Heart of Cape Town Museum
History and museums
The Heart of Cape Town Museum is a museum complex in the Observatory, Cape Town suburb of Cape Town, South Africa. It is in the Groote Schuur Hospital on Main Road. The hospital was founded in 1938 and is famous for being the institution where the first human heart transplant took place, conducted by University of Cape Town-educated surgeon Christiaan Barnard on the patient Louis Washkansky. The museum opened on December 3, 2007 marking the 40th anniversary of the heart transplant by Christiaan Barnard. The Heart of Cape Town Museum honors everyone who played a major role in a surgical feat that created a new medical era. It also brings attention to ethical and moral implications that came up at the time. It also highlights the ways in which Barnard's accomplishment put South Africa and the University of Cape Town on an international stage.
The museum is laid out in the Old Main Building of the Groote Schuur Hospital in the original rooms where the first heart transplant surgery occurred. It utilizes the same operating theaters originally used in December 1967 when Denise Darvall and her mother were rushed into the hospital after being struck by a vehicle. The recipient of Darval's heart was Louis Washkansky, a 54-year-old grocer, suffering from diabetes and incurable heart disease. A two-hour guided tour provides insight into the donor of the heart, the recipient, the ethical and religious issues regarding "moment of death" and more. The guided tour of the museum starts with a representation of the car accident that provided the heart for the transplant, through to the animal lab where Barnard conducted experiments with over 50 dogs to perfect the technique of heart transplantation. From there one can tour a model of Denise Darvall's bedroom and Christiaan Barnard's office before seeing a recreation of the surgery in the actual operating theaters where it occurred. Finally, visitors see a recreation of Louis Washkansky's recovery room after which they can be assisted by tour guides to register as organ donors. The museum also features a long hallway filled with letters of acclaim and criticism for Barnard showing the ethical backlash and international attention that the surgery received.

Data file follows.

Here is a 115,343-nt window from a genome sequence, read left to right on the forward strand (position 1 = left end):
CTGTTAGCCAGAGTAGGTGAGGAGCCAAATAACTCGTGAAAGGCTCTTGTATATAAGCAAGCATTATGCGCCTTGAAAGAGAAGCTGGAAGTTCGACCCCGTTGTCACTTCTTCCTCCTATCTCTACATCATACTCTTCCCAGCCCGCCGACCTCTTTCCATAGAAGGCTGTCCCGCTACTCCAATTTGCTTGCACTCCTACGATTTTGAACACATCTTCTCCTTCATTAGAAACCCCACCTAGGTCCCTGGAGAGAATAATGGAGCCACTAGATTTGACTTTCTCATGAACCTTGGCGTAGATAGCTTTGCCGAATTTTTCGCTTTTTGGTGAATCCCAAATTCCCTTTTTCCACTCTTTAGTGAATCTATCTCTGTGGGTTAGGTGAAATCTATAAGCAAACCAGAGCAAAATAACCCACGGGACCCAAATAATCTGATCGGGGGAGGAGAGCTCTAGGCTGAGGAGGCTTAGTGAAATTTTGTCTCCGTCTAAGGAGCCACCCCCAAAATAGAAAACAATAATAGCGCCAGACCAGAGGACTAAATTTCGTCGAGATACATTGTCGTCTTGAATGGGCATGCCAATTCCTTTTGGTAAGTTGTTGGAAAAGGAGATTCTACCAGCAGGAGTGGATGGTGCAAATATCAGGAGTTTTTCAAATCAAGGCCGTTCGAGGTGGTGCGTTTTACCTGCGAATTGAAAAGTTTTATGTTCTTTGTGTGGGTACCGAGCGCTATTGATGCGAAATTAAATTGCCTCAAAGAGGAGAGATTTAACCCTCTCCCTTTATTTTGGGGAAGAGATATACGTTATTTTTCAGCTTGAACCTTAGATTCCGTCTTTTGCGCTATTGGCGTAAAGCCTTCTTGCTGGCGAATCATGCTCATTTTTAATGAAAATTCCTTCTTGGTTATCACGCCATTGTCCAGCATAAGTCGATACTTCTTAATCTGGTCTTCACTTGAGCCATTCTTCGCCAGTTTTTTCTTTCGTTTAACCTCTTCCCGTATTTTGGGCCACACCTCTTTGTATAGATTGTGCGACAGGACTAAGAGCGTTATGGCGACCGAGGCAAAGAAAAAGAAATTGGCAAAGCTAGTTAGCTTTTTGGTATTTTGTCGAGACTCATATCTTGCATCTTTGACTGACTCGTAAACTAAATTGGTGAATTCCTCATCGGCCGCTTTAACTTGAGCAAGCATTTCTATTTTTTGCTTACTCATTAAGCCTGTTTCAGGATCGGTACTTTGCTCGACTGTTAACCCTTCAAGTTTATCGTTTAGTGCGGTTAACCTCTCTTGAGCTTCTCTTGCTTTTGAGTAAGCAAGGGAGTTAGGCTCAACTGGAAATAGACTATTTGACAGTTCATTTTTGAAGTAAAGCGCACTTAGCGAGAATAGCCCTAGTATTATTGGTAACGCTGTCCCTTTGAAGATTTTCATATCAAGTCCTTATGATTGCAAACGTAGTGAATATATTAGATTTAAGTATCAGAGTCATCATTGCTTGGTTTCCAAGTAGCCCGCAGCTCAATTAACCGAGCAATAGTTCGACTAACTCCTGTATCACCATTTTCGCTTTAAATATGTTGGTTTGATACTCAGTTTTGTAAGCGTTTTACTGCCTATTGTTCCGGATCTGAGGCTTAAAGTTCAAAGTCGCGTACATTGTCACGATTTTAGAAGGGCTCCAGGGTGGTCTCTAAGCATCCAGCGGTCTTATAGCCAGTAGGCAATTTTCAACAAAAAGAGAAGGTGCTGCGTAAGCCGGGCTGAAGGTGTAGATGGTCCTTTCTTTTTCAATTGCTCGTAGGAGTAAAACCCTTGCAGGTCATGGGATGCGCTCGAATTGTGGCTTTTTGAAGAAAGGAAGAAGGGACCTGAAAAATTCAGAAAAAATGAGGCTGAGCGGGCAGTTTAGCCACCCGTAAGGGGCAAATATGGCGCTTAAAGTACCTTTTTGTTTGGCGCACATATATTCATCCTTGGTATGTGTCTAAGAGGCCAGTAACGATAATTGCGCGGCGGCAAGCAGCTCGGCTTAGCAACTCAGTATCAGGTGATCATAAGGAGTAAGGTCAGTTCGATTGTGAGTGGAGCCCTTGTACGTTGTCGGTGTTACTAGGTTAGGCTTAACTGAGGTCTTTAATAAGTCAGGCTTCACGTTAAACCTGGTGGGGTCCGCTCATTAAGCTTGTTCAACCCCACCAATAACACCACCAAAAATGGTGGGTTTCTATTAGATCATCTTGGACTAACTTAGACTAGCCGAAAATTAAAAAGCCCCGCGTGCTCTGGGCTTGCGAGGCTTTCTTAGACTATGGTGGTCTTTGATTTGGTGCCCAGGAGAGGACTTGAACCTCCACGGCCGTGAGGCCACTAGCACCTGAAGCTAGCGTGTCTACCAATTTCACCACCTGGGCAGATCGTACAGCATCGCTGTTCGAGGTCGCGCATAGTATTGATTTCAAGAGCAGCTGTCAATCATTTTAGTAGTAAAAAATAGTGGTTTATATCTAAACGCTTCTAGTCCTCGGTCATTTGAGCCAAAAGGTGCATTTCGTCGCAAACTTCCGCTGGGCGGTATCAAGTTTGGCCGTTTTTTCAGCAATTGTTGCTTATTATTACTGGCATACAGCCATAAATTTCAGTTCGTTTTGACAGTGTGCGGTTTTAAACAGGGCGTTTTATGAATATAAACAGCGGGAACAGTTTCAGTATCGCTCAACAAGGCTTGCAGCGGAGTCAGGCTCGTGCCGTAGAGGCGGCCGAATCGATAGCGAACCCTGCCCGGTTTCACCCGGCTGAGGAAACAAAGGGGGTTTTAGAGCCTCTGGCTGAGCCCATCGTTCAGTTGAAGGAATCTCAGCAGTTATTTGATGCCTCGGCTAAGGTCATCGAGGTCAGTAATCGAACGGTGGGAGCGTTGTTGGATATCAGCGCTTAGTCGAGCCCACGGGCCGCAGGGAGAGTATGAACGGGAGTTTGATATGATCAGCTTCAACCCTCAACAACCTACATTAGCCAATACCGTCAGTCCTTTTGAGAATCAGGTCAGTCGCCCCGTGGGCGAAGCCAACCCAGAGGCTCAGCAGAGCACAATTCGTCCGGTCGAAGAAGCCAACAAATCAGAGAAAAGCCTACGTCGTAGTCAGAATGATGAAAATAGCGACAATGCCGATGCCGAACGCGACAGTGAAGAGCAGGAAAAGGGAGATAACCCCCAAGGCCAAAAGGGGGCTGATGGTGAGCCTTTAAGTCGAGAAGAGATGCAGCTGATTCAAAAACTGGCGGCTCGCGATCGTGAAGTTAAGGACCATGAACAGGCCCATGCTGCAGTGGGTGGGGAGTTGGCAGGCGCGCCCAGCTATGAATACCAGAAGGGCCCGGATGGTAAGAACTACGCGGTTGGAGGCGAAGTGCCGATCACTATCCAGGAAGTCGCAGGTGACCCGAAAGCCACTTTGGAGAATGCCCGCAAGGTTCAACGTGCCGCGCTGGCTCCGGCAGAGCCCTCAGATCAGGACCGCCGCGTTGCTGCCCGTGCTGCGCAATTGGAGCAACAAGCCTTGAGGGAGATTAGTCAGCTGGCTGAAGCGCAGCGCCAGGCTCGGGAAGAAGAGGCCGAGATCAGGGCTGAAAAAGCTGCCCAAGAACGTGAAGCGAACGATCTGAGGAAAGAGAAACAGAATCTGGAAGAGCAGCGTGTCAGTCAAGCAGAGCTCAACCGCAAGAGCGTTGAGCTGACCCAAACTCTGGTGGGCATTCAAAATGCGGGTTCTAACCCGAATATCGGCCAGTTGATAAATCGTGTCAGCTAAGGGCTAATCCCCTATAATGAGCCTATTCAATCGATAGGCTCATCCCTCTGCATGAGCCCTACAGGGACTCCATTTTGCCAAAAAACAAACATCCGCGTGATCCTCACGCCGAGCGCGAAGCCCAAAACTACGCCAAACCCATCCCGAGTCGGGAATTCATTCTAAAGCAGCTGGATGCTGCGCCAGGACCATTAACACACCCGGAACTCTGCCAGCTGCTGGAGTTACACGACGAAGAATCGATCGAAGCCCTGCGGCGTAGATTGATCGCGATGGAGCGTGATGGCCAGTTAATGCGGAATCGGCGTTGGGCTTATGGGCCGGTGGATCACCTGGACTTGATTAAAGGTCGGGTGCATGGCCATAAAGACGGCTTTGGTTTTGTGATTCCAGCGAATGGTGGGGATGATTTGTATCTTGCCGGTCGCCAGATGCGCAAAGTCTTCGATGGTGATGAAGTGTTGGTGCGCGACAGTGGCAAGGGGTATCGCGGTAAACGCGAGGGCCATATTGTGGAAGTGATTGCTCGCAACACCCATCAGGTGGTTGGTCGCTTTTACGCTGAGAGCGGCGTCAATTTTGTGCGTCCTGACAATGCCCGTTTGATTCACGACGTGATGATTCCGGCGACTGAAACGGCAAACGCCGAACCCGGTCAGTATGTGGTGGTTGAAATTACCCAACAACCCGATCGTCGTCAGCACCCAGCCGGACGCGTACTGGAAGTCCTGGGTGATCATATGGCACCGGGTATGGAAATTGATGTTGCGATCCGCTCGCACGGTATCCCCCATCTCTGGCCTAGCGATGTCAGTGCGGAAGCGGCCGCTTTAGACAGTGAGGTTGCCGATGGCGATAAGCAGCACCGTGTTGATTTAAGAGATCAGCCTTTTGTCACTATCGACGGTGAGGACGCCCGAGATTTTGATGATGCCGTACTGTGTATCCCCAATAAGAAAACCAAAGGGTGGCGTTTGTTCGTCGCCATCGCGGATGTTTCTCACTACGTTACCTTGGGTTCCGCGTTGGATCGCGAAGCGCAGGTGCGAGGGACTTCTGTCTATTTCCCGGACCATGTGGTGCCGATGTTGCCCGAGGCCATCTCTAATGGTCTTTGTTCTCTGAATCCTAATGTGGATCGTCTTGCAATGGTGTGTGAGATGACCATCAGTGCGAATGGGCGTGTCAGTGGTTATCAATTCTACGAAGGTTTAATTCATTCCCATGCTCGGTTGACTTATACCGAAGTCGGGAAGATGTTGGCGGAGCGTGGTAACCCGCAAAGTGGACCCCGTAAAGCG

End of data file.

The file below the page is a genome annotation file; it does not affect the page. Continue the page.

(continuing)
The museum was ranked by Lonely Planet travelers as #67 of 918 things to do in Cape Town. The travel website "What's Up Cape Town" has called it a must-see museum in Cape Town.
The museum is open from 9:00-17:00, with specially guided tours available at 09:00, 11:00, 13:00, 15:00 with specially pre-arranged tours available at 17:00. Admission to the tour costs R100 for South African citizens, R50 for students and R200 for international visitors. For an additional R50, a shuttle to and from visitors' hotels can be arranged.